This is like no other adaptation of an Ancient Greek play that you have ever seen – The Suppliant Women at the Young Vic has put on a timeless production of Aeschylus’ millennia old play
Starring a chorus of young women recruited from Lambeth and Southwark, The Suppliant Women tells the story of the women of Egypt, who have fled across the Mediterranean to seek Asylum in Argos.
The text, adapted by David Greig, debuted in Edinburgh in 2016 at the height of the deathly migrant crisis in the Mediterranean, and has now transferred to London’s Young Vic. The end result is an immersive yarn, that draws on music, movement, and great spectacle to capture the attention of the audience.
The use of local young women, as the descendants of Zeus' lover Io, does much to bring the role of the Chorus to the forefront of the audience's attention. Often in Greek plays adapted for the modern stage the chorus feels like the most pretentious part, but here any time the action was elsewhere you longed for their return.
Such is the charisma of the young women collectively, that when the men of Argos first arrive, a ripple of intense disdain passed through the rows of the audience. Using young women, or girls rather, added to their vulnerability, and again enhanced the feeling of a timeless production.
As their father Danaos (Omar Ebrahim) warns, “We are foreign. We must be respectful and meek”. The universal message of sheltering the vulnerable, but also fear of the outsider, streams down the years to cascade over the audience.
The stripped back set and contemporary dress did not distract, but made it all the more plausible that the audience was watching The Suppliant Women at any time in the play’s 2,500 year history.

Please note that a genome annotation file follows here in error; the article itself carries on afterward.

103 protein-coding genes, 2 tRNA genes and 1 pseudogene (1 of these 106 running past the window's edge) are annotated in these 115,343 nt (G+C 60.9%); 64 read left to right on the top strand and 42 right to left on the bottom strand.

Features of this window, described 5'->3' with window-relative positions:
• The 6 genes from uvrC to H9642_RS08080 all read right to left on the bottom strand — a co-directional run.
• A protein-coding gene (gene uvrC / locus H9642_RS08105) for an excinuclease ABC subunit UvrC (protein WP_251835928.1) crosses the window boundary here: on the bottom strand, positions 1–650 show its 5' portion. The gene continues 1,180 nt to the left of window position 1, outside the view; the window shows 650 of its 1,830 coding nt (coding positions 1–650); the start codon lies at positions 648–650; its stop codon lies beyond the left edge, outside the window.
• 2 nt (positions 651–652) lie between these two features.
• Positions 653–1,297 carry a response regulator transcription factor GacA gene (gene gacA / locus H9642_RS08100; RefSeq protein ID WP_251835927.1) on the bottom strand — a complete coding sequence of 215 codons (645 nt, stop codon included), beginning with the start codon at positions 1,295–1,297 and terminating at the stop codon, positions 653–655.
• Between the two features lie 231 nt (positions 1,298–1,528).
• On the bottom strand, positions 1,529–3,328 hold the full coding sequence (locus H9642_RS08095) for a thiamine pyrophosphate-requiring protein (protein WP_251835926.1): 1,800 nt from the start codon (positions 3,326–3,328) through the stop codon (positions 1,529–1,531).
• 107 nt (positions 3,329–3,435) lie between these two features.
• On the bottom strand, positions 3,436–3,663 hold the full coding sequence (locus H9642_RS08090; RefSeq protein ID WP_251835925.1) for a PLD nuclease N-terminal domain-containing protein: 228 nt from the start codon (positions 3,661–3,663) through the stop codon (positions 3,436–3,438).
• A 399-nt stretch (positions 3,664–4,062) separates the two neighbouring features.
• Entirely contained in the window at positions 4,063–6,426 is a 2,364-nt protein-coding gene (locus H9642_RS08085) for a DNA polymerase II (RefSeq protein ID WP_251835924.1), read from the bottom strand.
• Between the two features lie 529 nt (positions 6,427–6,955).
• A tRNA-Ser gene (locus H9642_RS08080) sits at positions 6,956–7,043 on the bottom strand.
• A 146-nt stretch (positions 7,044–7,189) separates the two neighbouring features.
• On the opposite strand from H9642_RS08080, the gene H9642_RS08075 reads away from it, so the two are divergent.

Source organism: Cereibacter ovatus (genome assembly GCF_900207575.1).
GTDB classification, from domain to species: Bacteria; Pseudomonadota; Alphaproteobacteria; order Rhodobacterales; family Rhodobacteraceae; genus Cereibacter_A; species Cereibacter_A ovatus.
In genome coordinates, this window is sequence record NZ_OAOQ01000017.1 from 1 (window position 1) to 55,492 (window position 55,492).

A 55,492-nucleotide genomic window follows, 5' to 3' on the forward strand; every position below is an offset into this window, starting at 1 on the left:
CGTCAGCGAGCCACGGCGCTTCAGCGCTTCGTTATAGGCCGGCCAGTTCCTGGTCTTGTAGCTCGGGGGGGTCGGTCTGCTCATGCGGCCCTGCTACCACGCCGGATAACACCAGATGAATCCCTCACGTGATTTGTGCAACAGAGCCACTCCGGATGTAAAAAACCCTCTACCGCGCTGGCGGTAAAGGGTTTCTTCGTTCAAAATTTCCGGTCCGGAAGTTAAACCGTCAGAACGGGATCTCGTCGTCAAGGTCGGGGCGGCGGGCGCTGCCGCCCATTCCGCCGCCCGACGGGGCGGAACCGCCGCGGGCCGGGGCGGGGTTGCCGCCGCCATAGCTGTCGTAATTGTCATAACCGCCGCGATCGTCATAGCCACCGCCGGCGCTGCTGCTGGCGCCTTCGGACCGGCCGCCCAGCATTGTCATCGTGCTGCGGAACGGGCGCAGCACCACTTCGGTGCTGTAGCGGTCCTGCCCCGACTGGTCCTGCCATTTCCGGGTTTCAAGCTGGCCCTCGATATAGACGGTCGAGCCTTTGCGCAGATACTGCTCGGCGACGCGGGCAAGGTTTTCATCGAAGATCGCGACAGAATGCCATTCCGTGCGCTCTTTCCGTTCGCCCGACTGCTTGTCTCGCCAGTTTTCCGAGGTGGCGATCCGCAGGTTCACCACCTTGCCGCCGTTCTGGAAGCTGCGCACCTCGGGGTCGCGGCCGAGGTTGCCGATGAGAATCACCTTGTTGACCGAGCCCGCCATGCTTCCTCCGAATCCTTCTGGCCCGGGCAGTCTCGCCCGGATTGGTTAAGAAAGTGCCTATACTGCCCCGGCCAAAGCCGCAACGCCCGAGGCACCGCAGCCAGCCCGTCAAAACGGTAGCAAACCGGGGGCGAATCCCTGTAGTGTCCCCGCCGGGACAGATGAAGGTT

The Chorus really is the star of the production, as the 27 young women sing and chant their lines, the rhythm of the music and the varying styles completely absorbs the audience. At times a beautiful round, at others a virulent war chant, and the accompanying music makes a possibly impenetrable text all the more accessible and enjoyable.
The transformative power of singing is spectacular enough, and moving enough for these local young men, but so engaging is it also that it completely transports the audience from London to ancient Athens, and from there to Argos and to the shores of Egypt and back, over the perilous crossing between.
Plaudits are also due to the young women’s fellow players: Oscar Batterham as King Pelasgos and Omar Ebrahim as their father Danaos shine as the honourable men of the piece.
As the production progressed, many members of the audience leaned in – not for want of hearing, but because they were so enraptured by this piece of perfectly executed storytelling. This is pure, unpretentious, reality-dispelling drama.
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